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Press Release 08-07-2019

EEOC Sues Stan Koch & Sons Trucking for Sex Discrimination

Trucking Company Uses a Strength Test That Discriminates Against Women Truck Drivers, Federal Agency Charges

MINNEAPOLIS - Stan Koch & Sons Trucking is violating federal law by using a strength test that discriminates against women truck drivers, the U.S. Equal Employment Opportunity Commission (EEOC) charged in a lawsuit filed today.

According to the EEOC's lawsuit, Koch's use of the CRT Test, a strength test developed by Cost Reduction Technologies, Inc., discriminates against women truck drivers because of their sex. Specifically, the EEOC alleges that the CRT Test disproportionately screens out women who are qualified for truck driver positions at Koch. This includes the original complainant, who was fired from her job as a truck driver by Koch when she failed the CRT Test.

Such alleged conduct violates Title VII of the Civil Rights Act of 1964, which prohibits workplace discrimination, including the use of employment practices that have a disparate impact on women because of their sex and that are not job-related and consistent with business necessity. The EEOC filed suit, EEOC v. Stan Koch & Sons Trucking, Inc., Civil Action No. 0:19-cv-02148, in U.S. District Court for the District of Minnesota after first attempting to reach a pre-litigation settlement through its conciliation process. The EEOC is seeking relief for a class of women who were fired because they failed the CRT Test and an injunction preventing Koch from continuing to use the test.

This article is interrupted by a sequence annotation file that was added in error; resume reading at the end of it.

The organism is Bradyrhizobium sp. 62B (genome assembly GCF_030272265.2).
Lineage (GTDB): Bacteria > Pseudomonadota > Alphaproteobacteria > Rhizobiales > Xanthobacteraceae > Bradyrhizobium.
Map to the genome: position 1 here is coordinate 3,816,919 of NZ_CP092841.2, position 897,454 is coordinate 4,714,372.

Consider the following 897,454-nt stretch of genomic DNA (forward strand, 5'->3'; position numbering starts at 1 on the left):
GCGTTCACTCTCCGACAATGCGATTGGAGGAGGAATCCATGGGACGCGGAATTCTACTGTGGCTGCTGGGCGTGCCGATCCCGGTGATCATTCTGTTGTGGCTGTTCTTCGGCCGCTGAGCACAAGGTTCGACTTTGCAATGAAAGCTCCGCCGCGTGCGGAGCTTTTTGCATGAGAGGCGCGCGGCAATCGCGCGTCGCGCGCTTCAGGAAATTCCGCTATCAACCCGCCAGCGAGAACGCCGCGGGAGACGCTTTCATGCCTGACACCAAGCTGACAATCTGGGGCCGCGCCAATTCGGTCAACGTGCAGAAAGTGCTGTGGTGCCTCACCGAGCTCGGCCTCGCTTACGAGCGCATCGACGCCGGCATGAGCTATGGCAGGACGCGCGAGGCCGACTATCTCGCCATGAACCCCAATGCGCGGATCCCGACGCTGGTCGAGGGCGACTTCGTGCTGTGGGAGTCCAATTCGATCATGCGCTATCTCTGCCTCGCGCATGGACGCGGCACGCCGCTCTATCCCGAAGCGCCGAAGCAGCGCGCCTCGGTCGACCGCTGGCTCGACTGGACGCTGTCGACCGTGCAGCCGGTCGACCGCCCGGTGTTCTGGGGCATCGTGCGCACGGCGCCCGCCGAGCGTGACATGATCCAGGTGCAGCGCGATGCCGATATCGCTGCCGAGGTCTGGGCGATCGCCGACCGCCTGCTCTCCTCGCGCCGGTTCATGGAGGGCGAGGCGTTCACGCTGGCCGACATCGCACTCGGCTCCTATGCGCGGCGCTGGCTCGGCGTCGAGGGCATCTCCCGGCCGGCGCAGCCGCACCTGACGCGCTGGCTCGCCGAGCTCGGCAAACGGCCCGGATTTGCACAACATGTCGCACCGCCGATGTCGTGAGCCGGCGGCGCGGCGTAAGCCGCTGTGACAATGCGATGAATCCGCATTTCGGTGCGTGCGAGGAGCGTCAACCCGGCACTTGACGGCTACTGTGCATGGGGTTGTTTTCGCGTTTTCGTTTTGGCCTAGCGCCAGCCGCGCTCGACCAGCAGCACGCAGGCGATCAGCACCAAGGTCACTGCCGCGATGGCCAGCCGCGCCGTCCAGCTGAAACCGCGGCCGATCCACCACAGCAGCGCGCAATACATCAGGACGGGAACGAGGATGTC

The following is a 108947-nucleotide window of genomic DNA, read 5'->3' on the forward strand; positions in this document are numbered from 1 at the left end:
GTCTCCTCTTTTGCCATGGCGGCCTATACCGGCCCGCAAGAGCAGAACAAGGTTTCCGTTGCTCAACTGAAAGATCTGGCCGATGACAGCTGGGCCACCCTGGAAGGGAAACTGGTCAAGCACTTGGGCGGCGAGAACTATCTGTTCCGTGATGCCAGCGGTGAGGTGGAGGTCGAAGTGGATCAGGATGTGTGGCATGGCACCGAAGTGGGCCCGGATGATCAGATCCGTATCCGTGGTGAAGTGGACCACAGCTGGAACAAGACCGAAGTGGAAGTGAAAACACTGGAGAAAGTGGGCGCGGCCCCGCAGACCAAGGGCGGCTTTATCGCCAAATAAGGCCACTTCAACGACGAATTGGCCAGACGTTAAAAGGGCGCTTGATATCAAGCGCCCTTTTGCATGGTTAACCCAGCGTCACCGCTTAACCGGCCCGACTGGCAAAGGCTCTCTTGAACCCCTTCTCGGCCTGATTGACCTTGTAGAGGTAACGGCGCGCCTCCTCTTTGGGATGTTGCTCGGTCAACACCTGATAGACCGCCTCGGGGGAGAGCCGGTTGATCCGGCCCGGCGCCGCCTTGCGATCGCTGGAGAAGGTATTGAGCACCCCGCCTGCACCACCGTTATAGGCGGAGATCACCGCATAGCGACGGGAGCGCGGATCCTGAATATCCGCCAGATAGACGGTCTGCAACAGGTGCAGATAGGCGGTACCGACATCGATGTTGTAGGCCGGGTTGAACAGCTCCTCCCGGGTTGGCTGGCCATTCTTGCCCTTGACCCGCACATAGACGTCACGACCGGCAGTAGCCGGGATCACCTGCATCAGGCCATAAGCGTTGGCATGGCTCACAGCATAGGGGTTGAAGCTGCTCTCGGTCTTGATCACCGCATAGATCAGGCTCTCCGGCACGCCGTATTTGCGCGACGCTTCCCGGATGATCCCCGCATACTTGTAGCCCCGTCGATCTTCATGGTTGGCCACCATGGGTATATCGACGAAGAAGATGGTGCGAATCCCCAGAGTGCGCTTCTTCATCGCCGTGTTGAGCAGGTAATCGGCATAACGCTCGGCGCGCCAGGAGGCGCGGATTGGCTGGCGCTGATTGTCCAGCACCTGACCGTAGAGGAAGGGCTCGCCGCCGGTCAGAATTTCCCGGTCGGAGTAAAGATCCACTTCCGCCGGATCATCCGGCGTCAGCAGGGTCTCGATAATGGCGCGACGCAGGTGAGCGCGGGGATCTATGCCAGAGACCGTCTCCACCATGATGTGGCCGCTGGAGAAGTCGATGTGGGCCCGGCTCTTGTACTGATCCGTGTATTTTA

"Employers cannot use a test that disproportionately excludes women unless they have proof that the test is actually related to one's ability to do the job," said Julianne Bowman, the EEOC's district director in Chicago. "The EEOC is committed to expanding women's access to traditionally male-dominated careers through the removal of unnecessary and discriminatory barriers to employment."

Gregory Gochanour, EEOC's regional attorney in Chicago, added, "It is unfair to deprive qualified women of the opportunity to work in these jobs. The EEOC will continue to enforce federal anti-discrimination laws against employers who use unlawful tests as part of their hiring process."

The EEOC's Chicago District Office is responsible for processing charges of discrimin­ation, adminis­trative enforcement and the conduct of agency litigation in Illinois, Wisconsin, Minnesota, Iowa and North and South Dakota, with Area Offices in Milwaukee and Minneapolis.

The EEOC advances opportunity in the workplace by enforcing federal laws prohibiting employment discrimin­ation. More information is available on its website at Stay connected with the latest EEOC news by subscribing to our email updates.